The bleak assessment of Africa’s digital sector comes amid worldwide concerns of internet-based political manipulation
Rabat – Africa is the lowest ranked continent on cybersecurity, internet-based attacks, experts and digital security practitioners have said.
According to some experts, the shortage, lack, or dilapidated conditions of high tech infrastructure, as well as the lack of well thought-out government policies for cybersecurity make Africa both the most exposed continent to cyber threats, and yet the least equipped to deal with the high and growing rate of cyber threats.
Speaking on Thursday, September 3, at the 4th Africa Cybersecurity conference in Abidjan, Cote d’Ivoire, James Claude, CEO of Global Voice Group, lamented the lack of a sophisticated digital network to counter the growing number of threats registered in Africa over the past months and years.
“Africa is the most exposed continent,” Claude told AFP on the sidelines of the Abidjan meeting. He went ton to provide figures highlighting the concerning state of cybersecurity on the continent. “The vulnerability of digital infrastructure is of 83%, leaving the doors wide open to cyber attacks.”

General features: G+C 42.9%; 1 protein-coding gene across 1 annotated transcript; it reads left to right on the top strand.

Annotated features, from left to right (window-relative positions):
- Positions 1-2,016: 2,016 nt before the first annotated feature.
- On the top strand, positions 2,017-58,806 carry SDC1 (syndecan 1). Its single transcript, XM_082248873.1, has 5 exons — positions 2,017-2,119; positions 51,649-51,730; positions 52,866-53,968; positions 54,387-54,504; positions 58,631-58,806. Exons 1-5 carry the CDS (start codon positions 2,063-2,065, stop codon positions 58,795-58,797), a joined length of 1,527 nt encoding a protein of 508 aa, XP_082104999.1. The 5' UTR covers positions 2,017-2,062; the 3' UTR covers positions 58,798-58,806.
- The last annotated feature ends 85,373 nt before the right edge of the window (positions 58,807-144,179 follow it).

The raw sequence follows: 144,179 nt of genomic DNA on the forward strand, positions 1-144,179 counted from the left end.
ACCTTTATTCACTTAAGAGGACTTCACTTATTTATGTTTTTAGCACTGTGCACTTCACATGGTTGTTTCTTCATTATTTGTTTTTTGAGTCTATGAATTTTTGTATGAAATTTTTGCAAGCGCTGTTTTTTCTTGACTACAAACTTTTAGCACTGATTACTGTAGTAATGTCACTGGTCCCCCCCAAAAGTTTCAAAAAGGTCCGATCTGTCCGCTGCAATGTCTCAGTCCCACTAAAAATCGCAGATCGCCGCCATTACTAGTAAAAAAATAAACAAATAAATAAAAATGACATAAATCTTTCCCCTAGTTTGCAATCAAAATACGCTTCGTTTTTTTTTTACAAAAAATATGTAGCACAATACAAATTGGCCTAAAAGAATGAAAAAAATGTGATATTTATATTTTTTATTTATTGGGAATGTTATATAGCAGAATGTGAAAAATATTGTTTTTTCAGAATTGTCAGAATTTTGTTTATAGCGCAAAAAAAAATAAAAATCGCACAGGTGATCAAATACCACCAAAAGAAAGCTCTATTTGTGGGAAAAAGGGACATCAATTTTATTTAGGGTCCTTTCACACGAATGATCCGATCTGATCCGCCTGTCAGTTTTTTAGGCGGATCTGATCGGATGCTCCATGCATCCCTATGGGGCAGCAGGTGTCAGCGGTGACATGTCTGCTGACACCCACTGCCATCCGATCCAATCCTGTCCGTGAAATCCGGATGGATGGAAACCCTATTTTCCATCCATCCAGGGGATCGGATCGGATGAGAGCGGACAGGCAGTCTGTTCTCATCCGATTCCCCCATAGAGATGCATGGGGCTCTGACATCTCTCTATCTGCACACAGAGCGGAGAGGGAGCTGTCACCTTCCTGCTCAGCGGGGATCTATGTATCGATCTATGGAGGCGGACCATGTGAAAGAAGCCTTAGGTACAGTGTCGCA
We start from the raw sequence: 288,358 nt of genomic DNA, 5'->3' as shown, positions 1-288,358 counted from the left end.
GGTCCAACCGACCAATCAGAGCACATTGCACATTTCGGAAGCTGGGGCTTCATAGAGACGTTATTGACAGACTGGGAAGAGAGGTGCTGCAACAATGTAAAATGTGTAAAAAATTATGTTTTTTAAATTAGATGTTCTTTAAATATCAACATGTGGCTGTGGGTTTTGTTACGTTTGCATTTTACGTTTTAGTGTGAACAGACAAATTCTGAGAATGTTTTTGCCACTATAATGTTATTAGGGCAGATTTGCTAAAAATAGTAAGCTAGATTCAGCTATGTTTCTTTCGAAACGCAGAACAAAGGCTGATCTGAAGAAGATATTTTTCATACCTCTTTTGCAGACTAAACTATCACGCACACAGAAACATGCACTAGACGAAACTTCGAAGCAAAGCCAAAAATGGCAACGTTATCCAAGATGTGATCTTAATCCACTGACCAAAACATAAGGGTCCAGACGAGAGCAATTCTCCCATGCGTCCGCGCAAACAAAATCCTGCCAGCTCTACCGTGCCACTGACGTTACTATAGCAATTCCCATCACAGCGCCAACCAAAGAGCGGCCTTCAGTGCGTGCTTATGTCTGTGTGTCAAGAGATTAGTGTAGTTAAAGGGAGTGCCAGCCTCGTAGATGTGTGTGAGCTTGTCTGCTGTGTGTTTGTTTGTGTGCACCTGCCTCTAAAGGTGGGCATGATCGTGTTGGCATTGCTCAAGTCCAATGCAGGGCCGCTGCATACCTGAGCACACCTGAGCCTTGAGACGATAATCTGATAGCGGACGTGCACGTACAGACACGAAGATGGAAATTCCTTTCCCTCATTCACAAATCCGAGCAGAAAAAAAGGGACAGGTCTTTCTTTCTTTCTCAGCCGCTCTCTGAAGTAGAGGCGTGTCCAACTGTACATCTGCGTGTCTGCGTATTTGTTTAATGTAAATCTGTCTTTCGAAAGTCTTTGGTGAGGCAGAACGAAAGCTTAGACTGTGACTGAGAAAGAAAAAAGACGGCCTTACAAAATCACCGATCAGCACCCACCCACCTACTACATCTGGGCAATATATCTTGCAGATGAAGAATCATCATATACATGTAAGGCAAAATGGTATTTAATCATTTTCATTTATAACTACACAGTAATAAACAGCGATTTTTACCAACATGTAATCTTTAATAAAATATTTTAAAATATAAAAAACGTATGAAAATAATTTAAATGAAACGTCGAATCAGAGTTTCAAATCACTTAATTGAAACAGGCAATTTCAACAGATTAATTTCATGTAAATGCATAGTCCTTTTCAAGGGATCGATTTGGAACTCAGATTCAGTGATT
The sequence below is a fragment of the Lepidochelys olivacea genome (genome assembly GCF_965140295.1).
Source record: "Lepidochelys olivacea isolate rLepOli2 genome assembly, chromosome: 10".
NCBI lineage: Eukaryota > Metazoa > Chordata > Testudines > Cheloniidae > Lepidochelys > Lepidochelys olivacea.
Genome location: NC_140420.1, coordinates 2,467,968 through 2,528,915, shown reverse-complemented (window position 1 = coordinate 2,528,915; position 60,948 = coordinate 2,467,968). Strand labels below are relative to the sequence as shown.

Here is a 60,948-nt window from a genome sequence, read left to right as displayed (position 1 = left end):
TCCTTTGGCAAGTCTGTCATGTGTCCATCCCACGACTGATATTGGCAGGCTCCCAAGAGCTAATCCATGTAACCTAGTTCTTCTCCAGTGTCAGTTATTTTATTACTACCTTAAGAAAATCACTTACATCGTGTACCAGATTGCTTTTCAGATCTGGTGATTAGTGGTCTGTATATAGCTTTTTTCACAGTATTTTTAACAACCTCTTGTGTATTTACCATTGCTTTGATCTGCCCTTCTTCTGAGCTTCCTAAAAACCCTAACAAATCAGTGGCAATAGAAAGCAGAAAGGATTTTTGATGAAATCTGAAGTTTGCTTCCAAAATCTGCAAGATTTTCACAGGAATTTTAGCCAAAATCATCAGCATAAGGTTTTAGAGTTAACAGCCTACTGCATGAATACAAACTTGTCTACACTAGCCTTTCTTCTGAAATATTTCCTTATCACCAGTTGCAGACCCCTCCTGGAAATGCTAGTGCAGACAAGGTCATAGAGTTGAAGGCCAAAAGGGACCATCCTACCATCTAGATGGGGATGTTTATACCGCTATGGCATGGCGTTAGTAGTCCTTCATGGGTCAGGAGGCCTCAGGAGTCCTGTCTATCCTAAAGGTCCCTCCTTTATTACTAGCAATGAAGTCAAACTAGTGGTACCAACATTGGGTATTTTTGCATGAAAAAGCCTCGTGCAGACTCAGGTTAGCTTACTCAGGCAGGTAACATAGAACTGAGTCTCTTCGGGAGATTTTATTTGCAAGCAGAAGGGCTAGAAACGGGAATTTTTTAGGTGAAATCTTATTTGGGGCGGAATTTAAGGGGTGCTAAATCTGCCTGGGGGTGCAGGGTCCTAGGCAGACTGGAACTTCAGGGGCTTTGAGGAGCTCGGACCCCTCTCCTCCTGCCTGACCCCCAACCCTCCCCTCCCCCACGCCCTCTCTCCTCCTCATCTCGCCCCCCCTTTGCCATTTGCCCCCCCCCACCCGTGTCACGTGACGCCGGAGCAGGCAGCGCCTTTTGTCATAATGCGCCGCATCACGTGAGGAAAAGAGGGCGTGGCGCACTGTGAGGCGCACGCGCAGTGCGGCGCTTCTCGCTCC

Claude also asserted that mastering the digital revolution has become an integral part of economic development and prosperity for countries.
The suggestion, he detailed, is that Africa’s high vulnerability and lack of investment in the high tech sector will not only provide easy prey to hackers—individuals or institutions—worldwide, but would also negatively impact the continent’s development aspirations.
“Africa must take cybersecurity seriously and invest a lot in the field, if it wants to take part in the fourth industrial revolution. Cybersecurity is vital for the 400 million people using mobile phones in the continent,” he said.
“It is a very important phenomenon,” he added, speaking of the proliferation of cyber attacks worldwide and the concerns regarding Africa’s easily exploitable vulnerability. “It is a threat that can hold back the development of digital economy in Africa.”
The bleak assessment of Africa’s digital sector comes amid worldwide concerns of internet-based political manipulation.
In May, Facebook banned an Israeli PR company for engaging in “illegal,” “inauthentic behavior” while attempting to influence elections and public discourse in many countries in Africa and Asia.
At the time, Facebook engineers warned against the exploitation of users’ personal data for political gains, as well as online Fake news campaigns to either tarnish or help the reputation of politicians.